But still, there were variations…

Hypothesis 2: Its all in the BG

At one point of my analysis I was trying to link BG Sensitivity with IOB + COB + Velocity but couldn’t find any correlation.

I decided to stop, and do this step by step, so I organised the data.

My combined sensitivity graph throughout the day with ALL data points, looks something like this:

Screen Shot 2016-01-15 at 8.17.02 AM
Click graph to zoom. Sensitivity in the Y-axis and Hour of the day in the X-axis.

I started to dissect that graph and decided to “select” and “filter” the data:

a) By hour of the day

b) Using only data points with a BG of 100

This is what I got:

Screen Shot 2016-01-14 at 6.27.13 PM
Click graph to zoom. Sensitivity in the Y-axis and Hour of the day in the X-axis.

I didn’t notice anything special or different from the data, so I decided to add the same data but with BG at 80, and this is what I got:

Screen Shot 2016-01-14 at 6.31.19 PM
Click graph to zoom.

Hmmm… that looked really weird… lets try to add some BG around 120 just for curiosity…

Screen Shot 2016-01-14 at 6.32.59 PM
Click graph to zoom.

So this looks pretty messy and jumpy… but there is a pattern between each set of data!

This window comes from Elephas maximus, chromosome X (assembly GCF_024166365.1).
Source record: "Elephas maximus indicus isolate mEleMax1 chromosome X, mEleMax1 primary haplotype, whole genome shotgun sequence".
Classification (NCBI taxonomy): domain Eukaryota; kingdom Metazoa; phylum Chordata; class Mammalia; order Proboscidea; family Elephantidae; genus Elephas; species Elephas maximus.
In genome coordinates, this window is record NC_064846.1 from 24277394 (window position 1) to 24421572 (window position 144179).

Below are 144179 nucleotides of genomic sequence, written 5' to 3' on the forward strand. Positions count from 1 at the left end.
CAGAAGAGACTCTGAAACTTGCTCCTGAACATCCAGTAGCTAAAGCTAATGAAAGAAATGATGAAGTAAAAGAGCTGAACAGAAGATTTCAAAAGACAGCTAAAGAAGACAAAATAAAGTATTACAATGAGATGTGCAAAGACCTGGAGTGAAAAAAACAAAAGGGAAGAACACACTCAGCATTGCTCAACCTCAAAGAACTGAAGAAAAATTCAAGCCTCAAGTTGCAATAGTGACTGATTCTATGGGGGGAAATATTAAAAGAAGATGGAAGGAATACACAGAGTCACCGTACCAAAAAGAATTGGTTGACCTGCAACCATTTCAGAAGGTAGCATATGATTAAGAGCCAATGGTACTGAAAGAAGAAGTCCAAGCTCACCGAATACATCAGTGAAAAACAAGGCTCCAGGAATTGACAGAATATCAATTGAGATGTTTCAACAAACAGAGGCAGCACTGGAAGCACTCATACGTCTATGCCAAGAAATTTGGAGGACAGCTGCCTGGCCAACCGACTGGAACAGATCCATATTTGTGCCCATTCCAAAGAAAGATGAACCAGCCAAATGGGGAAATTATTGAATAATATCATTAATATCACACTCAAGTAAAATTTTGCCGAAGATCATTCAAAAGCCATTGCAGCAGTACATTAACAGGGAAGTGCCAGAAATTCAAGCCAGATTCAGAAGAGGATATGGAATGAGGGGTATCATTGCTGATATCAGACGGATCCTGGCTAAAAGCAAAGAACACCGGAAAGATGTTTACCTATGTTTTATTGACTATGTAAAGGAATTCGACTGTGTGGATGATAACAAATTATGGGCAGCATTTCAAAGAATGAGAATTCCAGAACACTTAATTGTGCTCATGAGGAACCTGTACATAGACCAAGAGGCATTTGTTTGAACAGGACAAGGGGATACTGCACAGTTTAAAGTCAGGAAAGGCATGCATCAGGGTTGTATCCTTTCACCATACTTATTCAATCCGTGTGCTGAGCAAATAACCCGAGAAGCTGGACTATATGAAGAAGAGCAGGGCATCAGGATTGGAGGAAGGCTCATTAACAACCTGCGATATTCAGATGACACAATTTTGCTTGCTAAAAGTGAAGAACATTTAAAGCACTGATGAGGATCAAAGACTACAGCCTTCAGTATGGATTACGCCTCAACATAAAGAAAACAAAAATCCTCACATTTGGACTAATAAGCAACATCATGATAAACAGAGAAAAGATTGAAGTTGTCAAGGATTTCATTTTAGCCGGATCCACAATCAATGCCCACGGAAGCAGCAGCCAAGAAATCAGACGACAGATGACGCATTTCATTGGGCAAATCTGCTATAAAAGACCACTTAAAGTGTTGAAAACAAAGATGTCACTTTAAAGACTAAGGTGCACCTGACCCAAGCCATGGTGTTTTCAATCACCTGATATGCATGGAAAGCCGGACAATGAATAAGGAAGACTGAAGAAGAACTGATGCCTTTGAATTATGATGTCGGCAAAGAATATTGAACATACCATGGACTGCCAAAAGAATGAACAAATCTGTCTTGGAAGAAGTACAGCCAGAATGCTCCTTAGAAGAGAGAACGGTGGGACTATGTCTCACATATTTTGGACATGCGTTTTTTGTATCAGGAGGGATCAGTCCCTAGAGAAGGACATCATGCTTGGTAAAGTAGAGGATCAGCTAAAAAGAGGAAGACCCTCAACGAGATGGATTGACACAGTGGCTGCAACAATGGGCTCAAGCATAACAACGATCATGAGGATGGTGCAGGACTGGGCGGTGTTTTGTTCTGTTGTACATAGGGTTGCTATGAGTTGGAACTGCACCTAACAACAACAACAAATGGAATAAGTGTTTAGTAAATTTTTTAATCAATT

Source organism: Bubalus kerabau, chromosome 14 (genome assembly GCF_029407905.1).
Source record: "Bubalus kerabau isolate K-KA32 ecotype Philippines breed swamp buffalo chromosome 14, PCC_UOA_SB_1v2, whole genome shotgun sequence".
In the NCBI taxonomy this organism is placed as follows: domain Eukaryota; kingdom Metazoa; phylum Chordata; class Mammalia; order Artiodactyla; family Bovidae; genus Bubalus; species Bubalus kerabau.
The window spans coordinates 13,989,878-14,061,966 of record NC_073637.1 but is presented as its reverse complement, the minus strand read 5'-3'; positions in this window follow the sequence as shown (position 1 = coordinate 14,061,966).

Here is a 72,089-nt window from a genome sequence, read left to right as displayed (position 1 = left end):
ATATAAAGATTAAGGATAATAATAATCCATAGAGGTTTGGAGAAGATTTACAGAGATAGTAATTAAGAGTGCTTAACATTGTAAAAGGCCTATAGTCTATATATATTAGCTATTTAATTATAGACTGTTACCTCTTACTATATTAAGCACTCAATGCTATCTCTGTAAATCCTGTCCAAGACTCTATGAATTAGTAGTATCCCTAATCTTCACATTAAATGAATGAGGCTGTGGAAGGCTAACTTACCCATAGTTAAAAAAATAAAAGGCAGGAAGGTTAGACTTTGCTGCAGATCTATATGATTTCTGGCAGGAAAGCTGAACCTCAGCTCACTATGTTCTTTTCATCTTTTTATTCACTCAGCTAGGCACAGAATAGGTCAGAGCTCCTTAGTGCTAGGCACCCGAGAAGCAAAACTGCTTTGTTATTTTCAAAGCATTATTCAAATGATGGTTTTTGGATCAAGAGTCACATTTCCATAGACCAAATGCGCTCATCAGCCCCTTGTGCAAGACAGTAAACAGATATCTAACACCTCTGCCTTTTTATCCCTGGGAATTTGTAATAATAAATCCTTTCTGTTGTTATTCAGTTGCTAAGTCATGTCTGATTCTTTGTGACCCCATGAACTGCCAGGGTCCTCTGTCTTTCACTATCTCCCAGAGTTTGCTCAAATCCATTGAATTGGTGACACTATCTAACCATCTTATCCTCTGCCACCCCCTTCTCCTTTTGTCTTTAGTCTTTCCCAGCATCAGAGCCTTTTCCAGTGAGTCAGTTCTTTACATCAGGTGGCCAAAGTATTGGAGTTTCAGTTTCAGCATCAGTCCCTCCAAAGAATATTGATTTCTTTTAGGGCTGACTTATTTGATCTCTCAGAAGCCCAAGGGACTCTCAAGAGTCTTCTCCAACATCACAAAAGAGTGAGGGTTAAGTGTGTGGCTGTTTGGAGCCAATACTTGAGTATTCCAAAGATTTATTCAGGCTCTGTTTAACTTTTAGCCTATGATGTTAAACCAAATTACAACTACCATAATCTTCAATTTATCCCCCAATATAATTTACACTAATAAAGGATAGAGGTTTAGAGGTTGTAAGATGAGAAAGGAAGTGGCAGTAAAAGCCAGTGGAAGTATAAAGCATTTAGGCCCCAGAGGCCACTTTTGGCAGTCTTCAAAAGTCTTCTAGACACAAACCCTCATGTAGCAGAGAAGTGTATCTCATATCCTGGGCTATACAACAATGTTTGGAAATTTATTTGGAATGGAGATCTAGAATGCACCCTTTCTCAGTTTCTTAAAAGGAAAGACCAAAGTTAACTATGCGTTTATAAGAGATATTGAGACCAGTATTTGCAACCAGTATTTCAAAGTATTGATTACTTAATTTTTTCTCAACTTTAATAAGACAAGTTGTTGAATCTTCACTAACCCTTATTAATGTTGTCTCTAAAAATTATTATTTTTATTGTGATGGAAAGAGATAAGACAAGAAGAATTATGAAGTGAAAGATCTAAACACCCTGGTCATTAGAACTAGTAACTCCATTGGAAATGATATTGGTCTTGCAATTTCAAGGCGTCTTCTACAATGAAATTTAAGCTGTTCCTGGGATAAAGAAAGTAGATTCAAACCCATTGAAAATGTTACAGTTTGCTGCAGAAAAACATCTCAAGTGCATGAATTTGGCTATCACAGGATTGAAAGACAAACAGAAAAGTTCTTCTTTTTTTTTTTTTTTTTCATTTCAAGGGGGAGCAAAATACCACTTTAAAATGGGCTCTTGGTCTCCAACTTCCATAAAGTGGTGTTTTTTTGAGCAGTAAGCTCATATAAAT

The higher the BG, the lower the AVG Sensitivity during the day!

I decided to group BG throughout the day in buckets of 10 points each and averaged each bucket and this is what I got:

Screen Shot 2016-01-14 at 5.54.39 PM
Click graph to zoom. Sensitivity in the Y-axis and BG Bucket on the X-Axis.

The Red Line is the Average Sensitivity, and as we can clearly see, the lower the BG, the higher the Average Sensitivity.

I added a dashed line to show the data trend and was impressed by how as you have lower BGs sensitivity increases!

Could this in part explain why sometimes we feel insulin gets pooled in our bodies?

Implications for The Loop

This has major implications for the loop.

This means we need to calculate a bolus based on the moving Sensitivity as BG is decreasing / increasing.

If my BG objective is 100 mg/dl and my current BG is 120 mg/dl

and

My sensitivity at 120 mg/dl is 20mg/dl/U

then

The logical thing to do is to give a 1U bolus. Since sensitivity is at 20mg/dl/U, one unit should bring us down to 100 mg/dl

but

Let’s say that by bad luck you end up 1.5 hrs later at 110 mg/dl with 0.5U of active insulin and at 110 mg/dl your sensitivity increases to 30mg/dl/U, that means you will end up at 95 mg/dl